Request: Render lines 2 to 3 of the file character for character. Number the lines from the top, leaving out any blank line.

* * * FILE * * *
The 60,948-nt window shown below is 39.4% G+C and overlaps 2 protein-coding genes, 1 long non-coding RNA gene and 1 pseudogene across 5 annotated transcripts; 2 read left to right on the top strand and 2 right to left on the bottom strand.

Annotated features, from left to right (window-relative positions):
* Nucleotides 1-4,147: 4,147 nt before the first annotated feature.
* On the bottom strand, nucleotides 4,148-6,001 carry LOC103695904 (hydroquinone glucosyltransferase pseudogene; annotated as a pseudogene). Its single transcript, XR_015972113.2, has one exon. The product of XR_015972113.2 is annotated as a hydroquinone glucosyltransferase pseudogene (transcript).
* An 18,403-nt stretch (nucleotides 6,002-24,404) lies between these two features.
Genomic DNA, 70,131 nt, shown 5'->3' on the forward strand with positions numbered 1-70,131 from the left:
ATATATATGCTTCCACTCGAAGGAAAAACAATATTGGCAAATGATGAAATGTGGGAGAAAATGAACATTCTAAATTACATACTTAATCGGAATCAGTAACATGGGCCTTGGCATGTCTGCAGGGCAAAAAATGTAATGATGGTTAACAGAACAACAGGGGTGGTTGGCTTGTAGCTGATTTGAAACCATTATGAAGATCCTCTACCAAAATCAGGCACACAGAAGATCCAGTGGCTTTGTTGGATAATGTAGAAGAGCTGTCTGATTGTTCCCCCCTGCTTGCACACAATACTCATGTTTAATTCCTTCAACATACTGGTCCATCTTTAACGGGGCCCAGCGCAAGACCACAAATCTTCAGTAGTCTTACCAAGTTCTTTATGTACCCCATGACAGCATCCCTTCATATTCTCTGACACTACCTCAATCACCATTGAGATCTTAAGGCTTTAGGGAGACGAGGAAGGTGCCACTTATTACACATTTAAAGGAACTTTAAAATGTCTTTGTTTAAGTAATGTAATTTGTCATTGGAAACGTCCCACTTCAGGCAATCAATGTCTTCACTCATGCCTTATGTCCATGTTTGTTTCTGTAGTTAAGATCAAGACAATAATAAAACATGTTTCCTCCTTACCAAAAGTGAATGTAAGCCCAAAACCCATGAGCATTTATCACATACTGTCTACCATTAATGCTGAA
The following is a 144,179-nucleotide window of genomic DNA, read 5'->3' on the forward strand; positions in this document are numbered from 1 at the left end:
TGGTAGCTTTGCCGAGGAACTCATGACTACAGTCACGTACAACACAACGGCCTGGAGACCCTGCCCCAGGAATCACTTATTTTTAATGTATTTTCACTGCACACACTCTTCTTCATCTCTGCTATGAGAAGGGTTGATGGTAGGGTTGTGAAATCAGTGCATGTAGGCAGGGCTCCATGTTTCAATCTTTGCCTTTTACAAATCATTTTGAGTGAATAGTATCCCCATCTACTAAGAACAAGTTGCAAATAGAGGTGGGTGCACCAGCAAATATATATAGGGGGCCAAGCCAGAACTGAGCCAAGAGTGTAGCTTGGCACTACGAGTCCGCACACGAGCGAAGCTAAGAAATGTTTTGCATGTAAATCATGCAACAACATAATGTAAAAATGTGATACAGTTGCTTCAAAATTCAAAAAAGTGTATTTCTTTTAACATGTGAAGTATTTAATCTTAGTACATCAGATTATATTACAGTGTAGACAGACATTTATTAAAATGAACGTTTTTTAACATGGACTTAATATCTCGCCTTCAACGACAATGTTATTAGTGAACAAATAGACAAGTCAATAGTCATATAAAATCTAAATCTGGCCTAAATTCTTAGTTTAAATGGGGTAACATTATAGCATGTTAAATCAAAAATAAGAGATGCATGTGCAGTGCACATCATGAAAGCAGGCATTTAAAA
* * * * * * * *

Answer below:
Annotated features, from left to right (window-relative positions):
* Nucleotides 1-4,147: 4,147 nt before the first annotated feature.